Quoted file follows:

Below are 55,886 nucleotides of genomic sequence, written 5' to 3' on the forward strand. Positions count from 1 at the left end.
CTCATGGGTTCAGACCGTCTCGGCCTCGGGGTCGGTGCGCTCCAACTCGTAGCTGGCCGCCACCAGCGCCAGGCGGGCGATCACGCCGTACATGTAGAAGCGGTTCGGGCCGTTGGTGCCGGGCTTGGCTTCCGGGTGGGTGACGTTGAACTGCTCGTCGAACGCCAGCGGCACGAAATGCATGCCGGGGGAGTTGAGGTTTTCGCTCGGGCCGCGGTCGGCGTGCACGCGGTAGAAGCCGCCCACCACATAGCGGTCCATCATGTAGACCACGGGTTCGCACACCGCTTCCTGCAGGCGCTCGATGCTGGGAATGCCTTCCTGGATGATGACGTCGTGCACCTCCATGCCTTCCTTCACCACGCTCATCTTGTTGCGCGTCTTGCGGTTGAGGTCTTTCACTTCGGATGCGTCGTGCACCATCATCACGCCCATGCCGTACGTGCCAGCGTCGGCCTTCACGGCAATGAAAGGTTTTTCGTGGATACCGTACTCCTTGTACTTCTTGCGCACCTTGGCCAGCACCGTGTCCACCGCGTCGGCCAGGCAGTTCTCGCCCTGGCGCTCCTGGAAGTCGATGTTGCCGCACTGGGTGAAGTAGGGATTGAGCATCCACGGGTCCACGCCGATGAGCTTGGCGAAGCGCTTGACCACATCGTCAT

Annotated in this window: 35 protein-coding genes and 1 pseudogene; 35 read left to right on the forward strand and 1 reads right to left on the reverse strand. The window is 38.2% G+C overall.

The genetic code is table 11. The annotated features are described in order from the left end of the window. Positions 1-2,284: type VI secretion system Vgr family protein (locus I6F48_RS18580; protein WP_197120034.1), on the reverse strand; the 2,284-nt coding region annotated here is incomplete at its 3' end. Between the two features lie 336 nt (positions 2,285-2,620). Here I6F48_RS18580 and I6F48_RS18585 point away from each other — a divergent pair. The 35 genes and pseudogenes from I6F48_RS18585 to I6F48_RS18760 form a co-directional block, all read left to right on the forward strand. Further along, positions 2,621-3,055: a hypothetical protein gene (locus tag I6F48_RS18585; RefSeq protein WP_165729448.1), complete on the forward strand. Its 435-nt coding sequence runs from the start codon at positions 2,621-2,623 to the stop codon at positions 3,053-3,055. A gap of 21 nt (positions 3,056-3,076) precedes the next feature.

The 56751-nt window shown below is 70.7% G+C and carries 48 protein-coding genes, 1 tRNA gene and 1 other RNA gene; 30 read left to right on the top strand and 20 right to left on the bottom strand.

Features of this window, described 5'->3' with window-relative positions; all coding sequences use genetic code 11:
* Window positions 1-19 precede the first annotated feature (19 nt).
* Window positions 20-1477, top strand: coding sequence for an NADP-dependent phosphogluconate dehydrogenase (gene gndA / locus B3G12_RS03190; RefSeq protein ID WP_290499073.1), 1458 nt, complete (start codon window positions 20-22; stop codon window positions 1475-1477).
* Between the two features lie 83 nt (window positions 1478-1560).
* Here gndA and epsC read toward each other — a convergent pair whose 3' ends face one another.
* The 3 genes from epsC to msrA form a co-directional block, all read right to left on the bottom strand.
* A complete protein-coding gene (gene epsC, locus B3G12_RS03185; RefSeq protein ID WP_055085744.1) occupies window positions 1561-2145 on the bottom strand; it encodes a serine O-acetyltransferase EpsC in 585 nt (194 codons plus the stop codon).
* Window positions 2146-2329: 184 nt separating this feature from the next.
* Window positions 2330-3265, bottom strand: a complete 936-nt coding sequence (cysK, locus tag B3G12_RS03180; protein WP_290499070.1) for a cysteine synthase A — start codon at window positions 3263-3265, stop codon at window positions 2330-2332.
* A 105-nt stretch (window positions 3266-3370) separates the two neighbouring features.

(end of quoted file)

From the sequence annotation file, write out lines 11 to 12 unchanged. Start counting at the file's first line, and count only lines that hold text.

* The 3 genes from epsC to msrA form a co-directional block, all read right to left on the bottom strand.
* A complete protein-coding gene (gene epsC, locus B3G12_RS03185; RefSeq protein ID WP_055085744.1) occupies window positions 1561-2145 on the bottom strand; it encodes a serine O-acetyltransferase EpsC in 585 nt (194 codons plus the stop codon).